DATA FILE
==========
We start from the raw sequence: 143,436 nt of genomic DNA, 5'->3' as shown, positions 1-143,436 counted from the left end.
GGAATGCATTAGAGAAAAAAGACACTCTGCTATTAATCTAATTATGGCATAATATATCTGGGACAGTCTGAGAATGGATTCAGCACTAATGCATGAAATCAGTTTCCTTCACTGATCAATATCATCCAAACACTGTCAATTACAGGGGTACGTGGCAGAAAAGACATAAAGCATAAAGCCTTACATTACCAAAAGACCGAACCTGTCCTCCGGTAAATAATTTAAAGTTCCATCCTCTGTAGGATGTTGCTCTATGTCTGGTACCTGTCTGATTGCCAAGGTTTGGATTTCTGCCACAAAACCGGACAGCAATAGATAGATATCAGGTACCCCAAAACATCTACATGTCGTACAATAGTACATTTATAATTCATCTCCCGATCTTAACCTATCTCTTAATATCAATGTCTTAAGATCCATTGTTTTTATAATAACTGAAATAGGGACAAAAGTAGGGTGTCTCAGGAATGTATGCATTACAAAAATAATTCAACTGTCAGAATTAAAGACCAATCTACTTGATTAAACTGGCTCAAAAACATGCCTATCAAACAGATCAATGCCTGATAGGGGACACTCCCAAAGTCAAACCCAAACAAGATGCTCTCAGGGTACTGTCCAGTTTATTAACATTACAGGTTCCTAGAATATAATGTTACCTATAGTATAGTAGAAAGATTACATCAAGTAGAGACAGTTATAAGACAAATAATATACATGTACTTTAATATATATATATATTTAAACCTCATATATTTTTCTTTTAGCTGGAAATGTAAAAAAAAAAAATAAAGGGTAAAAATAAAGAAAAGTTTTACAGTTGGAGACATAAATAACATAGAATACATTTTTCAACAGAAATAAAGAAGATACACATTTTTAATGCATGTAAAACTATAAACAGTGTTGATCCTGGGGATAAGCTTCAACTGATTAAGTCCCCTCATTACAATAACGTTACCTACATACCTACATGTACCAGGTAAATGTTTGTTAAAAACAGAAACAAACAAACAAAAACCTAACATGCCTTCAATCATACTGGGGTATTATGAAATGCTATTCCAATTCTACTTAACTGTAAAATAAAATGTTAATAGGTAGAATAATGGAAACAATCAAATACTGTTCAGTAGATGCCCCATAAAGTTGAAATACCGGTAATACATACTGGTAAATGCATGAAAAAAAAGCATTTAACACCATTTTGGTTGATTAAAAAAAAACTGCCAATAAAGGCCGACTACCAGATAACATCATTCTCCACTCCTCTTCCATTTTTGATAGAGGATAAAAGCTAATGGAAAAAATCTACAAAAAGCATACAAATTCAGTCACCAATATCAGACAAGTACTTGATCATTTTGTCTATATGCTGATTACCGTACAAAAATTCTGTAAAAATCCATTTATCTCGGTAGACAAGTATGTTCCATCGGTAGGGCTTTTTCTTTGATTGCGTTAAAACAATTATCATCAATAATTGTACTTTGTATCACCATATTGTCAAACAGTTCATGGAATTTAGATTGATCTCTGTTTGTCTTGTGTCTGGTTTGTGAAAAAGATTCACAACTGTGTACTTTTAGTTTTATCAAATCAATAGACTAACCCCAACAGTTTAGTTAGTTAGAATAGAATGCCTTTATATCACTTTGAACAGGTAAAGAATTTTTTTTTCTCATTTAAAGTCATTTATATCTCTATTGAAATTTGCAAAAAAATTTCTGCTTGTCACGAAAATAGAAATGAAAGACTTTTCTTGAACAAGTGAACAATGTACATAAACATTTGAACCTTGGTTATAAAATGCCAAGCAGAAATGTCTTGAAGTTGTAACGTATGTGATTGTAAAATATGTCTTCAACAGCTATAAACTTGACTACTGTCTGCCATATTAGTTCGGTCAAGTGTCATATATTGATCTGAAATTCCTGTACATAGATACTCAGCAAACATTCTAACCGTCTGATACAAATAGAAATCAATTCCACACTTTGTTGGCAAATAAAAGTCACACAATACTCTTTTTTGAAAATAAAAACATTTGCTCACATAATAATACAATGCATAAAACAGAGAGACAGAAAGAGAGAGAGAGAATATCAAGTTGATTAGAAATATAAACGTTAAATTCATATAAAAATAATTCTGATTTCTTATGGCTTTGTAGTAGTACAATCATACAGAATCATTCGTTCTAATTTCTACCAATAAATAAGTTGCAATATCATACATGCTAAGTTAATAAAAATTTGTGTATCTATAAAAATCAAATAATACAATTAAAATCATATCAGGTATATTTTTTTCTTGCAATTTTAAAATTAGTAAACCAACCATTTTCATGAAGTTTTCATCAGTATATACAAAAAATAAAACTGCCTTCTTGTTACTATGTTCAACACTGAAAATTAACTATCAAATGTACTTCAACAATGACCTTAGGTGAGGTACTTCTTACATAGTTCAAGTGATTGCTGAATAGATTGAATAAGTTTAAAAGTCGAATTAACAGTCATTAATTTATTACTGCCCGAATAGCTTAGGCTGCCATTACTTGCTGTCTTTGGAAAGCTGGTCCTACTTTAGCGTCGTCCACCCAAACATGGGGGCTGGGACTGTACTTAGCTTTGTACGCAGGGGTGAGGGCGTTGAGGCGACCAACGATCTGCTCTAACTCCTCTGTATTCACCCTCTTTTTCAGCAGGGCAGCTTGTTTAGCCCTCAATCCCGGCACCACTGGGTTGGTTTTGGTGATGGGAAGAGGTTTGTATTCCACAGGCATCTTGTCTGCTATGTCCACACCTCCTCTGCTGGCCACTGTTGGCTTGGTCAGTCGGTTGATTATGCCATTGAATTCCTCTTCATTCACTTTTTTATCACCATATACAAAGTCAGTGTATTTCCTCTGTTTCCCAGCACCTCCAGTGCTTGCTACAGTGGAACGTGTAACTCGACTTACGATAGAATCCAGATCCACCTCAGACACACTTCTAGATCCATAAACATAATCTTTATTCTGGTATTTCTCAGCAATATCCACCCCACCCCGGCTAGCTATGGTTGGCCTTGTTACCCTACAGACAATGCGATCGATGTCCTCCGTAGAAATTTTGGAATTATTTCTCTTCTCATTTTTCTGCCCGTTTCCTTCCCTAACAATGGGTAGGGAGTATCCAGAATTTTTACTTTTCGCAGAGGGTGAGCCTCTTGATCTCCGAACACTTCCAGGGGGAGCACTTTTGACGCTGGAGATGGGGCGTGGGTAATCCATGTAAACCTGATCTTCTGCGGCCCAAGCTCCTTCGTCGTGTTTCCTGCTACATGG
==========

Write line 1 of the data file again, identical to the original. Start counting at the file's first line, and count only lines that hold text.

We start from the raw sequence: 143,436 nt of genomic DNA, 5'->3' as shown, positions 1-143,436 counted from the left end.